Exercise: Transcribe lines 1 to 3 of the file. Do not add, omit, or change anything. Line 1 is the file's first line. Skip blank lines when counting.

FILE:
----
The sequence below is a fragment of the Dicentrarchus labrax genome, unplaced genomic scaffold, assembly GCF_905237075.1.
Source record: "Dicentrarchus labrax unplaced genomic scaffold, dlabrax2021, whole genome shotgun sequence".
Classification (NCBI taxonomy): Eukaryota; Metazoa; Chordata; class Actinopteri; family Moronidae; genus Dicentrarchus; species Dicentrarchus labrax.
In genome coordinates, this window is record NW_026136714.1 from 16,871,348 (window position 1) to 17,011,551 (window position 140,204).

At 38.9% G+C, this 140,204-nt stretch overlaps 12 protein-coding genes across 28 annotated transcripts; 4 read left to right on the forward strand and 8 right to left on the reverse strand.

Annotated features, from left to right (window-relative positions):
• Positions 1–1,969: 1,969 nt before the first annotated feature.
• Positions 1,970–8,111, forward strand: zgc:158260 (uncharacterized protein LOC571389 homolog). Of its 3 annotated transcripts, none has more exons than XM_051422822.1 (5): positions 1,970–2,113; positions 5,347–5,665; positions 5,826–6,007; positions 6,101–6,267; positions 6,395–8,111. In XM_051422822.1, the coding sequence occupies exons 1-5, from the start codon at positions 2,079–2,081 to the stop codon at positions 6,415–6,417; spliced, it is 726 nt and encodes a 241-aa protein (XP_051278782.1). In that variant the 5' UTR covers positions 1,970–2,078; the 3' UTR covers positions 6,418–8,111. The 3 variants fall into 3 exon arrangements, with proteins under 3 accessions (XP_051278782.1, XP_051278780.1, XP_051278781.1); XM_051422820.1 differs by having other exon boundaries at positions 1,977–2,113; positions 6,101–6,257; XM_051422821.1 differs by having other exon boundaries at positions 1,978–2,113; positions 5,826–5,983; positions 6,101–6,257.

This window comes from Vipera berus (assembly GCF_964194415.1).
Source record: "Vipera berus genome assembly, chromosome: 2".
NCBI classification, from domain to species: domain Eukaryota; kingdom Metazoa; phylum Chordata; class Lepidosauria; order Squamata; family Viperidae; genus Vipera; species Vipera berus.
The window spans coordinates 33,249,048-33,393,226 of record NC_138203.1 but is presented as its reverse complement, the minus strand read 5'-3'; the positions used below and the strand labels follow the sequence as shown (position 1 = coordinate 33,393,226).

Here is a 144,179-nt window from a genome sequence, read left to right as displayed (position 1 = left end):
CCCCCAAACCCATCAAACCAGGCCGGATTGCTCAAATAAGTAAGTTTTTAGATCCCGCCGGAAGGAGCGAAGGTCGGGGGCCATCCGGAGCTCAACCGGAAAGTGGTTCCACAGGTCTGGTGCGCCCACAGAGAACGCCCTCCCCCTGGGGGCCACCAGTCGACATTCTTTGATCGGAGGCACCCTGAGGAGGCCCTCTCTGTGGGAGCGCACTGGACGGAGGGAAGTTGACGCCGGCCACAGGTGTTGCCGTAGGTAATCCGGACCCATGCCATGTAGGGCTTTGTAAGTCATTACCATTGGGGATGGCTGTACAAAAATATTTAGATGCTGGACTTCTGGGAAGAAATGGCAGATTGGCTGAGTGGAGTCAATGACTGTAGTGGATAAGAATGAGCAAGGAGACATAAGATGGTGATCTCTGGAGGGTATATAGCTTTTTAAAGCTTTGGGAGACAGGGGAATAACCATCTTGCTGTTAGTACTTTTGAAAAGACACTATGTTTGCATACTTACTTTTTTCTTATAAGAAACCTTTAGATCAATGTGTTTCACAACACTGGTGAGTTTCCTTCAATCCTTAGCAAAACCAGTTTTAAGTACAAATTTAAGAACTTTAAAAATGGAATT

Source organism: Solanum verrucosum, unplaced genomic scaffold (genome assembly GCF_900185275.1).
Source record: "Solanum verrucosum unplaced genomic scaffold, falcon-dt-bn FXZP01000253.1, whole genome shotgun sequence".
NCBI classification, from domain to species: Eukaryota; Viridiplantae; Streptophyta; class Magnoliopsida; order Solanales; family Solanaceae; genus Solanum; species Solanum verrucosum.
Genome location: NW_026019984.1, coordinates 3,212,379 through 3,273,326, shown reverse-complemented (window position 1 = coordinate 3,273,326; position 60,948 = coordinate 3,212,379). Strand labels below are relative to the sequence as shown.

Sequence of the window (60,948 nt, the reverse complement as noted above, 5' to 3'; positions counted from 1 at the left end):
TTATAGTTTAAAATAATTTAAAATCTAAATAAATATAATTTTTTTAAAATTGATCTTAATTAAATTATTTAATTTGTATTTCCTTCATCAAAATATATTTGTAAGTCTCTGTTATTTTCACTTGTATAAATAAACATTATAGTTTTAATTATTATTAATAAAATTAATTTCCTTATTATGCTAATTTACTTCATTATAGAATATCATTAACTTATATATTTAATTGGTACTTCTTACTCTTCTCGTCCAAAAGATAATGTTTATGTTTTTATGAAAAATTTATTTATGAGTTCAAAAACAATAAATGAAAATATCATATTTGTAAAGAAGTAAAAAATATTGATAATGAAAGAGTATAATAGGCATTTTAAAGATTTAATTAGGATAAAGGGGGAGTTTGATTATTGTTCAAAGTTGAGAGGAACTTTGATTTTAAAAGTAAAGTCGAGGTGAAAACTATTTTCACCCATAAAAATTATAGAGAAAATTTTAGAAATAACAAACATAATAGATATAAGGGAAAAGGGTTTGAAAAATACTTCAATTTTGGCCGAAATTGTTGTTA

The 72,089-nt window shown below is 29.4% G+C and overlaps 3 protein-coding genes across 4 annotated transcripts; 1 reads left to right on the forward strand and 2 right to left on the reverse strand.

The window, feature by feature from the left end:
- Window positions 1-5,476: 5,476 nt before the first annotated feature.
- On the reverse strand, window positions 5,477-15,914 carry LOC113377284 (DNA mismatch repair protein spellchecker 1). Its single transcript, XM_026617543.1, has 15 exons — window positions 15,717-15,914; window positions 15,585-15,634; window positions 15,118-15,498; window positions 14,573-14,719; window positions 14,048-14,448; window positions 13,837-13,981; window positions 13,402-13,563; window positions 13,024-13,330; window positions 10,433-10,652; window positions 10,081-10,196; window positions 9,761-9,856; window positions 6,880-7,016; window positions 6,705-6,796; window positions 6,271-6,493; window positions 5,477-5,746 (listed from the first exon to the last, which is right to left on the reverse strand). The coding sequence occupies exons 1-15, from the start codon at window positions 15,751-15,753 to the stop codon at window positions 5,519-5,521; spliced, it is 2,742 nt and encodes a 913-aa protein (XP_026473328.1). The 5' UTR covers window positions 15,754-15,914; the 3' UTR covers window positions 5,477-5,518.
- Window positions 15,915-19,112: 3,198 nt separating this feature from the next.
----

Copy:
The sequence below is a fragment of the Dicentrarchus labrax genome, unplaced genomic scaffold, assembly GCF_905237075.1.
Source record: "Dicentrarchus labrax unplaced genomic scaffold, dlabrax2021, whole genome shotgun sequence".
Classification (NCBI taxonomy): Eukaryota; Metazoa; Chordata; class Actinopteri; family Moronidae; genus Dicentrarchus; species Dicentrarchus labrax.